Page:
Competition Baby Powder

This past weekend, I participated in the Ontario Spring Classic held at Woodlands Park in Toronto, Ontario. Toronto just happened to have very hot and humid weather during the tournament.

Heat and humidity can affect your arrow flight. Humidity can cause your arrows not to spin as quickly leaving your shot grouping lower since they do not gain as much distance. Heat affects the archer too with hot and sweaty hands. Sweaty hands affect your grip on the bow possibly changing your point of power and the heat causing your hands to swell which in turn affects your feel for the string in your fingers. Check out my previous blog about other effects of various weather conditions.

 Weather is a great metaphor for life – sometimes it’s good, sometimes it’s bad, and there’s nothing much you can do about it but carry an umbrella.  -Terri Guillemets

This year I packed baby powder, something that every competitive archer needs to bring with them to every outdoor competition.

A little baby powder on your…

…under your anchor point will help allow your hand ride along your chin smoothly

…inside of your string arm keeps your arm from becoming too sticky keeping your draw and release smooth.

…bow hand helps deal with sweaty hands that can affect your grip of the bow

… string fingers to allow your fingers to have a good grip on your finger tab making it easier to control your drawing and releasing of the string cleanly.

…cheek bones under your eyes, if you wear glasses or sunglasses, will help prevent them from fogging up.

The Ontario Spring Classic is a two-day tournament with high-performance archers including past, current and future Olympians hopefuls with the winner in each category receiving $500.00 prize money. This open tournament is a great way to measure your development against some of the best archers in Canada. If you are ready to take the next step in competition in Canada, I suggest you plan on attending next year and pack a little baby powder just in case.

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Twisted Limbs

Arguably, the MOST important part of the bow are the limbs, since the movement of the limbs transfers energy to drive the arrows to the target. Investing in well-manufactured limbs can be the best move any archer can make. Since consistency is the number one requirement for any archer, you want to avoid any twists. Wood/Fibreglass limbs perform well however can be prone to warping in areas where temperature changes a lot. Carbon fibre layers help strengthen the limb and reduce the tendency to twist.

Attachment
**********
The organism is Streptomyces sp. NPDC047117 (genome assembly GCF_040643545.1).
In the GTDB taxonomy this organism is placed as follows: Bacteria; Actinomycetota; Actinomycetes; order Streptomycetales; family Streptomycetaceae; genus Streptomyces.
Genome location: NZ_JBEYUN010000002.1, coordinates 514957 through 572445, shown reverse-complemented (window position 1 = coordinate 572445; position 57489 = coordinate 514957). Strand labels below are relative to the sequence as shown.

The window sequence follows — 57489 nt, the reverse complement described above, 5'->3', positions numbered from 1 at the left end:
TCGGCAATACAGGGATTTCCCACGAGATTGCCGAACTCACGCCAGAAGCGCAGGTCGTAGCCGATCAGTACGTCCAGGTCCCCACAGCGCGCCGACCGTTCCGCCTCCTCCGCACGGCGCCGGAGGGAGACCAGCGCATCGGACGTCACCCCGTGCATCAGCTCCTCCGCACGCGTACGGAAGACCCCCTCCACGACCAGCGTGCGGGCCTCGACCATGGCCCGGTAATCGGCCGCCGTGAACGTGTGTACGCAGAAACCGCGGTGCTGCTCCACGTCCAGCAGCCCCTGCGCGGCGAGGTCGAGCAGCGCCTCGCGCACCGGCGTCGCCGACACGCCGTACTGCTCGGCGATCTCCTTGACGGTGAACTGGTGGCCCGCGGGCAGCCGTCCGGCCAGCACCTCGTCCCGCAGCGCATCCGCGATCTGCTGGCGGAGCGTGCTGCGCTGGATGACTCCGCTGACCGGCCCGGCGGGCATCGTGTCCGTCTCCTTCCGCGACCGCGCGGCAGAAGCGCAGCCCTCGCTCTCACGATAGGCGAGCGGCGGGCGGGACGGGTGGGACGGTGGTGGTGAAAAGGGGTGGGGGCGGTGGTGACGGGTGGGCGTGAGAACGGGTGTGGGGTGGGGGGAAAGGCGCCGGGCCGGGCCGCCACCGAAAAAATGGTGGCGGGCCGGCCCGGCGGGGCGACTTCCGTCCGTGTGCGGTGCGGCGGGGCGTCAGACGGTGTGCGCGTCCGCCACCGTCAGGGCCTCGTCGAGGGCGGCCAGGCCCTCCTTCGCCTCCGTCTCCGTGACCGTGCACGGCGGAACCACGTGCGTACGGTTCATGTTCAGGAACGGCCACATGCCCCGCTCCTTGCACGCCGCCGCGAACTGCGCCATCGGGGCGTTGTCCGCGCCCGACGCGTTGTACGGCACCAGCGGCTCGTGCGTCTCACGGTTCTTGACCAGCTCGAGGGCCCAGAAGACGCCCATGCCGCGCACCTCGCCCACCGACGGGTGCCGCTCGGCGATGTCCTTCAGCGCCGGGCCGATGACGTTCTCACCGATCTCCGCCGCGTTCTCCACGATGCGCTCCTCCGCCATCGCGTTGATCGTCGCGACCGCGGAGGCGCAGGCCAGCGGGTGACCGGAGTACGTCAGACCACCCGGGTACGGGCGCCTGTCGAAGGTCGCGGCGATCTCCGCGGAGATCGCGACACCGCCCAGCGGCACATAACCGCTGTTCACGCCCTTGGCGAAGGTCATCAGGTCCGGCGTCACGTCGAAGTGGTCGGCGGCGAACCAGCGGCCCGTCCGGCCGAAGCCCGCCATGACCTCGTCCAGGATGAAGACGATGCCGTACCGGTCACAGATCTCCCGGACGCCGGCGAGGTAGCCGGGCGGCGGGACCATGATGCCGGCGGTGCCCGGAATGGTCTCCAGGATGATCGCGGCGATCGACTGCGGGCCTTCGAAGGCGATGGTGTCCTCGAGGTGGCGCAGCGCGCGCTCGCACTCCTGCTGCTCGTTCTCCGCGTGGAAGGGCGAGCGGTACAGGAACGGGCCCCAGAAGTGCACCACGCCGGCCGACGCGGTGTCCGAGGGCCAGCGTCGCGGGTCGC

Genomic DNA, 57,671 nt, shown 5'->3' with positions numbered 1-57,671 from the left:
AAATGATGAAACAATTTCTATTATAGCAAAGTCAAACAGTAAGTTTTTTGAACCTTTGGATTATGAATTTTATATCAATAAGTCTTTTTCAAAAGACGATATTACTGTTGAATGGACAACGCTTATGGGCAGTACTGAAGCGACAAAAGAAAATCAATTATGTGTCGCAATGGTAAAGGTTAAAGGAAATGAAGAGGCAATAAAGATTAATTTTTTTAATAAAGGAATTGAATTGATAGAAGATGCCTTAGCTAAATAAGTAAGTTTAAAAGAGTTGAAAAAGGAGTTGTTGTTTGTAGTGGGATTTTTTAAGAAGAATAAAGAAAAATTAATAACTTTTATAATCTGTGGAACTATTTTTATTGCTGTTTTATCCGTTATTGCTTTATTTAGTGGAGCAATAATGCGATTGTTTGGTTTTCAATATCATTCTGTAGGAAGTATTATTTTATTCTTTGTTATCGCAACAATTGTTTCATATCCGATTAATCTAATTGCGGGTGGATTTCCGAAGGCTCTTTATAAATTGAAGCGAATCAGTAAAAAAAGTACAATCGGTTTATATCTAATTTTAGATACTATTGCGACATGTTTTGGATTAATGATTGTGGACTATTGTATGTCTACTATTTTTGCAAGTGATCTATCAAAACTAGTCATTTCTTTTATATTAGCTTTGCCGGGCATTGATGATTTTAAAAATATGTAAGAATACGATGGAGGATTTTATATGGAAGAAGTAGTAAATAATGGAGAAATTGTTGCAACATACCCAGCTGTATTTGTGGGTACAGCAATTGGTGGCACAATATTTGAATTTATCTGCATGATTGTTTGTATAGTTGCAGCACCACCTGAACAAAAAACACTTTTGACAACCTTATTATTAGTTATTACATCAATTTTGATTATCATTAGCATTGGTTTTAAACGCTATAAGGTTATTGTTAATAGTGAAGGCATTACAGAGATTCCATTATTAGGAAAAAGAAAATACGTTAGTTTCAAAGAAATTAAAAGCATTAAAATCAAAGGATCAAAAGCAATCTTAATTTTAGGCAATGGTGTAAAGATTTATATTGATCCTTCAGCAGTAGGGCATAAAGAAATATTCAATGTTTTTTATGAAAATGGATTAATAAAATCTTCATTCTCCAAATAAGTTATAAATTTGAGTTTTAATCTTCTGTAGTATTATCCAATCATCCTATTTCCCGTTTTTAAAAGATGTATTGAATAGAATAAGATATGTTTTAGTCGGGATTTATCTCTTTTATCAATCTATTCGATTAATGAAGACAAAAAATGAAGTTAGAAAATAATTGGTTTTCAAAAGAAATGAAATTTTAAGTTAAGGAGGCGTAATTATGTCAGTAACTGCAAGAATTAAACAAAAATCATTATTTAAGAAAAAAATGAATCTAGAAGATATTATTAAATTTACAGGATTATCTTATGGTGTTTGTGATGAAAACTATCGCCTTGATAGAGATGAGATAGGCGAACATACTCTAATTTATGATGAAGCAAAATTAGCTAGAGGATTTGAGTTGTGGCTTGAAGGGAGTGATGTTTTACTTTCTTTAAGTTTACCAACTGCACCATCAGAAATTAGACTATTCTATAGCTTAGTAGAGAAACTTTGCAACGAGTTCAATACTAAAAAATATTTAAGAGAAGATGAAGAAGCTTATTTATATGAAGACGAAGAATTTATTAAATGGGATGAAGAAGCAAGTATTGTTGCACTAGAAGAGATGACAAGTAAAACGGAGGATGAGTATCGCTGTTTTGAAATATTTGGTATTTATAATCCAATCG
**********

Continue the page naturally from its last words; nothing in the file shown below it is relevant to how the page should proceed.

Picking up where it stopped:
After purchasing a new set of limbs, one of the first things an archer should do is align their limbs to their riser. Alignment of the limbs means the string should appear to run right down the center of the limbs thru the center of the riser.

I highly recommend the purchase of a new set of limbs for any archer; however, the purchase of a good used set can be an option for a new archer who is still learning the sport. When purchasing a used set remember any twist will cause inconsistent flight of arrows, check for limb distortion (often called limb twist). Viewing the bow strung with the limbs from either end of the bow, if one or both of the limbs have a slight twist, you may have limb twist.  If the distortion is only slight sometimes it can be cured with one of three methods.

1)       Cold Bump Method

Attempt to straighten the limb using the “cold bump” method. If a limb has developed a slight twist from improper stringing, this method often will correct the problem. Grab the bow by the riser with your dominant hand. Use your other hand to grip the bow limb slightly above the twist. Slowly twist the limb in the direction opposite of the distortion, and then quickly release the limb. Repeat this process several times until the limb properly is aligned.

2)       Warm Wet Submerge Method

Submerge the twisted limb in a tub of hot water for 3 to 4 minutes. The water should be no warmer than a hot bath, around 105 degrees Fahrenheit. This is just hot enough to mildly loosen the glues in a laminate. Remove the limb from the water, then slowly twist the limb in the direction opposite of the distortion. Release the twist slowly and examine the limb for straightness. Repeat the twisting procedure several times until the limb is straight.

3)       Low Heat Method

Twist the limb in the direction opposite the distortion and hold it in place. Have an assistant heat the limb using a hair dryer. Hold the hair dryer 6 to 10 inches from the limb, and slowly move it up and down the length of the limb. Heat the limb slowly for 2 to 3 minutes, then release your hold and examine the limb for straightness. Repeat the heating procedure as necessary until the limb is straight.

In my opinion, it is not worth playing with twisted limbs or possible physical injury and especially where ranking is important, competitive archers should not risk the possible performance dip . New well-manufactured limbs are very forgiving of a poor release, feel smooth and are more affordable than ever. Cartel Doosung and Bow Korea offer a complete line of limbs for everyone including introductory limbs, the new Midas MPS limbs for intermediate archers and MK Archery Vera/1440 limbs for competitive archers.